Paul Bergman is a Professor of Law Emeritus at the UCLA School of Law and a recipient of two University Distinguished Teaching Awards. His books include Nolo’s Deposition Handbook (with Moore, Nolo); Real to Reel: Truth & Trickery in Courtroom Movies (with Asimow, Vandeplas Publishing); Trial Advocacy: Inferences, Arguments, Techniques (with Moore and Binder, West Publishing Co.); Trial Advocacy in a Nutshell (West Publishing Co.); Represent Yourself in Court: Prepare & Try a Winning Case (with Berman, Nolo); Depositions in a Nutshell (with Moore, Binder, and Light, West Publishing Co.); Lawyers as Counselors: A Client-Centered Approach (with Binder, Tremblay, and Weinstein, West Publishing Co.); Cracking the Case Method (with Goodman and Holm, West Academic Publishing); Evidence Law and Practice (with Friedland and Benham, Carolina Academic Press); and You Matter: Ten Spiritual Commitments for a Richer and More Meaningful Life (with Rabbi Mark Borovitz, AuthorHouse). Paul has also published numerous articles in law journals. And, using clips from law-related films, he regularly gives presentations to lawyers, judges, and community groups.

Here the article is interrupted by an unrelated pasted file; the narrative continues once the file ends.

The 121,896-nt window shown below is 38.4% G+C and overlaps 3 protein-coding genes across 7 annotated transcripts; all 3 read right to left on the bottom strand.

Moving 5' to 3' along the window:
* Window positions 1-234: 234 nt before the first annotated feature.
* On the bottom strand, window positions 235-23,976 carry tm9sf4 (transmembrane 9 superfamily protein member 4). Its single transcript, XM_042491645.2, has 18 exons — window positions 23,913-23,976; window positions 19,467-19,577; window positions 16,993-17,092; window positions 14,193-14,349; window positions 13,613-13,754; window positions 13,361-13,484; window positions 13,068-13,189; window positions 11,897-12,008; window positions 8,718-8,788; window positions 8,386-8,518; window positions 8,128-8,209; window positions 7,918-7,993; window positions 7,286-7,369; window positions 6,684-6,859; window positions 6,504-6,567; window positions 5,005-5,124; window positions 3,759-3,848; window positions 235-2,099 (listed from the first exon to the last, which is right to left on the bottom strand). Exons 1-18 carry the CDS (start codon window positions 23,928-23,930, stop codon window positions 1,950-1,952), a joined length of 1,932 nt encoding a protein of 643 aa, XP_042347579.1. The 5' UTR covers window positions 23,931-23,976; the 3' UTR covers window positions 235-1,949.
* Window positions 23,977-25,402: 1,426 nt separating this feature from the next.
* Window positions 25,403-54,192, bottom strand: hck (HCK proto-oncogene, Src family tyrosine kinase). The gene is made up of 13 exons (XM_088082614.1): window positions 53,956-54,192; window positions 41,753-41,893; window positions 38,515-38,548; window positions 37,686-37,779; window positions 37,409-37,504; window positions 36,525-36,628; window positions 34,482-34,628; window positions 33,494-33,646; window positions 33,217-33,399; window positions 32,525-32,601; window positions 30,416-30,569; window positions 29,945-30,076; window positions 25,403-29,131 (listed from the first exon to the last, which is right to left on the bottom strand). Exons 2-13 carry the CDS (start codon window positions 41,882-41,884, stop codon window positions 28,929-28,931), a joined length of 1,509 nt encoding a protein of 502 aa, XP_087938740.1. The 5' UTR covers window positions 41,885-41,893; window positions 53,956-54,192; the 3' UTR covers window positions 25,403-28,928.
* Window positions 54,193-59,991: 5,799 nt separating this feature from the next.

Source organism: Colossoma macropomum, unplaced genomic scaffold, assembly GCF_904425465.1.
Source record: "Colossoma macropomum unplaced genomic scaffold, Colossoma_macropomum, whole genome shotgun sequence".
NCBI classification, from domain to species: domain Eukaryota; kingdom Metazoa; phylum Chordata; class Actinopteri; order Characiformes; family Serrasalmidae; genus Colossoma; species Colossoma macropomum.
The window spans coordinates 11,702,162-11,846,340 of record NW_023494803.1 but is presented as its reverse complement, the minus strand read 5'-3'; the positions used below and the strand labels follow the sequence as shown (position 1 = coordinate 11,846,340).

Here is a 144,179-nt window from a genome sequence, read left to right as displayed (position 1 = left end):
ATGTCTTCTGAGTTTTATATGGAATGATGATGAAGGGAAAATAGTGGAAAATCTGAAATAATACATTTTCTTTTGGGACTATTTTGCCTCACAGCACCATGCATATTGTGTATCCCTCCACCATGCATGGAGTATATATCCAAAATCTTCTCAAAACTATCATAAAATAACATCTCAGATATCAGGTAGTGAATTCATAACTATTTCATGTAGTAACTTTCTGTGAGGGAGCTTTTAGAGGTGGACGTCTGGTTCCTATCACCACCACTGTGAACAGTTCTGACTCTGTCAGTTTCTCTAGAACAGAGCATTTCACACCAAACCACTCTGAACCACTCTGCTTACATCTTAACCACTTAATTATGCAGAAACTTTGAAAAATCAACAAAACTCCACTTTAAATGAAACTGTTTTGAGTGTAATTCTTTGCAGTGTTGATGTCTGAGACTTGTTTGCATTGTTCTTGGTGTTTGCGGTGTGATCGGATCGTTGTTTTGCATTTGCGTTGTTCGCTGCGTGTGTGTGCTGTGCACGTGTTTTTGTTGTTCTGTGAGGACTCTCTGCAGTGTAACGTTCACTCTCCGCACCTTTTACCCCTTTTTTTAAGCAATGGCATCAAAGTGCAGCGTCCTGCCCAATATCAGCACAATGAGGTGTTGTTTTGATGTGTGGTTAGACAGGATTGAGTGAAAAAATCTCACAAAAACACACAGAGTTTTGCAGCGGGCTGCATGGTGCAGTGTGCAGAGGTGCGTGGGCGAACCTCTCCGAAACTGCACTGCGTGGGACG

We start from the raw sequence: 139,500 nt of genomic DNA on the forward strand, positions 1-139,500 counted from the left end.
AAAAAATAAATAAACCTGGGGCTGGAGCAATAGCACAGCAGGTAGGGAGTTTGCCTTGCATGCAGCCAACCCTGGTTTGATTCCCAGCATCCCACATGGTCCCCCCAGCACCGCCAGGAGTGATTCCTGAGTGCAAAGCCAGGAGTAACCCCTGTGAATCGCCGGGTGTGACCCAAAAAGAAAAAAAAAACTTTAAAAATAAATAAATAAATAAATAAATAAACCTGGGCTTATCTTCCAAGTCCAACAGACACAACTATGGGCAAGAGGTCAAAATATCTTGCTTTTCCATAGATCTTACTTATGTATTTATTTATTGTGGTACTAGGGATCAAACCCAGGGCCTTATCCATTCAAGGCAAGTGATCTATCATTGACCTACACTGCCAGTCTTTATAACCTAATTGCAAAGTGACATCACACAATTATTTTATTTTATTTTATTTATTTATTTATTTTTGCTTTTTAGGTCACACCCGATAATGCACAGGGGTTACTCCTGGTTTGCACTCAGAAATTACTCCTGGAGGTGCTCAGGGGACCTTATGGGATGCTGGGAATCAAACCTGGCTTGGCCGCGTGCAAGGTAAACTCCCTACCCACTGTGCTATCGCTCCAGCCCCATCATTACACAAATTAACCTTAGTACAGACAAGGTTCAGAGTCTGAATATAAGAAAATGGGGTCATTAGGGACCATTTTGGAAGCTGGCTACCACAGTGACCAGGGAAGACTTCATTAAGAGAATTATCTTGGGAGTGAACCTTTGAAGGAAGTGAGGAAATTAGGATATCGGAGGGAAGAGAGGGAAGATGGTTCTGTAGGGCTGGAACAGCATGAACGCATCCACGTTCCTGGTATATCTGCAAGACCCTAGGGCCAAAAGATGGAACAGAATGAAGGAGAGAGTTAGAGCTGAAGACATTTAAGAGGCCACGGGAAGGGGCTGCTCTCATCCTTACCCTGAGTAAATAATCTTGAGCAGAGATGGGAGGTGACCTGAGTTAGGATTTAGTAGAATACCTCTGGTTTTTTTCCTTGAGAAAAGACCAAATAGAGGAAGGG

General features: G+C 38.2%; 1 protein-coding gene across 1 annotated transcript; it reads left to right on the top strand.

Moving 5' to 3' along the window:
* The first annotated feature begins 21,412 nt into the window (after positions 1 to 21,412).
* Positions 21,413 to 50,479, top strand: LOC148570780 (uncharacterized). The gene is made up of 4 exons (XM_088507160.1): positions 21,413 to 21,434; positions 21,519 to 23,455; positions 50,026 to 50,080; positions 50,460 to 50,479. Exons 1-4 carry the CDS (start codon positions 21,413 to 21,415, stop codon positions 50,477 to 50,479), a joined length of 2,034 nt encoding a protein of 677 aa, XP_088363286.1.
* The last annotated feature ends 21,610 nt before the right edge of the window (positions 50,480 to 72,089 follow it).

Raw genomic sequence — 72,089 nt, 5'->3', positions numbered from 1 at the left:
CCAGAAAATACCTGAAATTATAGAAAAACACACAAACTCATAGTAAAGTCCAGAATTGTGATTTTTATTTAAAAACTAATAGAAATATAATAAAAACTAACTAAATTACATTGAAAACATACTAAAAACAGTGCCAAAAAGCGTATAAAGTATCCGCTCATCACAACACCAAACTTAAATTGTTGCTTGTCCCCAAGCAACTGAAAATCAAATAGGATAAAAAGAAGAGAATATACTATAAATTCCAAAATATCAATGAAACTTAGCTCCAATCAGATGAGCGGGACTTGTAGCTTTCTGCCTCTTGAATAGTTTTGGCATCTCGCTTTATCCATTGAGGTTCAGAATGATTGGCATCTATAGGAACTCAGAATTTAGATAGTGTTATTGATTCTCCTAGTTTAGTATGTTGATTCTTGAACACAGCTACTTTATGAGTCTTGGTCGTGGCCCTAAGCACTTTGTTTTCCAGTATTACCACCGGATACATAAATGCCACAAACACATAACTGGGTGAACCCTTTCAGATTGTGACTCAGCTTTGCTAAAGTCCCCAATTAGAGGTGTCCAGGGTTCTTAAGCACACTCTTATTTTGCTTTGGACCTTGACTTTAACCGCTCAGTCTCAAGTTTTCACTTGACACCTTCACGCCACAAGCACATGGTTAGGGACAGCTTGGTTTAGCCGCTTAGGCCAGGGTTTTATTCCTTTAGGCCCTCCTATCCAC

Articles By Paul Bergman
You must be legally competent before a judge will allow you to represent yourself in a criminal trial. The bigger question, though, may be: "Should you?"
States vary in their definitions and punishments for the crimes of assault, assault and battery, and aggravated assault.
A not guilty verdict on all charges normally ends a criminal case—the prosecution cannot appeal an acquittal. A guilty verdict on some or all charges, however, doesn’t necessarily mean the case is over.
When does it make sense to waive the preliminary hearing?
Even as the first person to use force, it’s possible to act in self-defense.
The judge, the man or woman seated at the bench wearing a black gown (called a robe), typically does some or all of the following:
In every state, crimes are put into distinct categories. The categories are usually "felony," "misdemeanor," and "infraction."
Underage-drinking laws and other criminal statutes punish minors who are illegally in possession of alcohol.
Discovery is the process through which defendants find out about the prosecution's case.
Depending on the crime and your progress in your sentencing, you may be able to seal arrest or conviction records.